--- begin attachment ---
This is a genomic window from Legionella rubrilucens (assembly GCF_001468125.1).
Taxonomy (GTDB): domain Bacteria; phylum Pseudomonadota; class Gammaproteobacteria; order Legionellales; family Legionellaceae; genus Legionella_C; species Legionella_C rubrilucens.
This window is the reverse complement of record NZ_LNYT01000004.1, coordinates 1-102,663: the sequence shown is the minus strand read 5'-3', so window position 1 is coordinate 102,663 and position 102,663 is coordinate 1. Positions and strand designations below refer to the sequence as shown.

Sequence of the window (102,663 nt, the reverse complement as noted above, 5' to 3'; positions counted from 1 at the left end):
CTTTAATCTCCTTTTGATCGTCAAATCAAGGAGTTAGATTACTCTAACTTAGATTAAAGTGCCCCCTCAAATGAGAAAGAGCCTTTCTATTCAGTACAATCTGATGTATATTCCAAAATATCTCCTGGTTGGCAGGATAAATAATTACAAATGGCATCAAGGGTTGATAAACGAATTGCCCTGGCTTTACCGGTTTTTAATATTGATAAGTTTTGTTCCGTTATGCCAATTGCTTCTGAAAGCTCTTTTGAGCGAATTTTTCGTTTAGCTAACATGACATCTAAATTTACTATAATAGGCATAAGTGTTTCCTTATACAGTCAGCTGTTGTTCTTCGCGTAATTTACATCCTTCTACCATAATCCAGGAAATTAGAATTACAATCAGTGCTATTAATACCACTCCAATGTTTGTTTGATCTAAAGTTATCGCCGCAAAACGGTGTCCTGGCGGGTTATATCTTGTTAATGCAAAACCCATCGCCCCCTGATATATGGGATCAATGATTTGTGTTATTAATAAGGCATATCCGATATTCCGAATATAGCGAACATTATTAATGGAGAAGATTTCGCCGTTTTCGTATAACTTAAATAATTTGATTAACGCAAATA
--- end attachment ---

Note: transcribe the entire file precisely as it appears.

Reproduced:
This is a genomic window from Legionella rubrilucens (assembly GCF_001468125.1).
Taxonomy (GTDB): domain Bacteria; phylum Pseudomonadota; class Gammaproteobacteria; order Legionellales; family Legionellaceae; genus Legionella_C; species Legionella_C rubrilucens.
This window is the reverse complement of record NZ_LNYT01000004.1, coordinates 1-102,663: the sequence shown is the minus strand read 5'-3', so window position 1 is coordinate 102,663 and position 102,663 is coordinate 1. Positions and strand designations below refer to the sequence as shown.

Sequence of the window (102,663 nt, the reverse complement as noted above, 5' to 3'; positions counted from 1 at the left end):
CTTTAATCTCCTTTTGATCGTCAAATCAAGGAGTTAGATTACTCTAACTTAGATTAAAGTGCCCCCTCAAATGAGAAAGAGCCTTTCTATTCAGTACAATCTGATGTATATTCCAAAATATCTCCTGGTTGGCAGGATAAATAATTACAAATGGCATCAAGGGTTGATAAACGAATTGCCCTGGCTTTACCGGTTTTTAATATTGATAAGTTTTGTTCCGTTATGCCAATTGCTTCTGAAAGCTCTTTTGAGCGAATTTTTCGTTTAGCTAACATGACATCTAAATTTACTATAATAGGCATAAGTGTTTCCTTATACAGTCAGCTGTTGTTCTTCGCGTAATTTACATCCTTCTACCATAATCCAGGAAATTAGAATTACAATCAGTGCTATTAATACCACTCCAATGTTTGTTTGATCTAAAGTTATCGCCGCAAAACGGTGTCCTGGCGGGTTATATCTTGTTAATGCAAAACCCATCGCCCCCTGATATATGGGATCAATGATTTGTGTTATTAATAAGGCATATCCGATATTCCGAATATAGCGAACATTATTAATGGAGAAGATTTCGCCGTTTTCGTATAACTTAAATAATTTGATTAACGCAAATA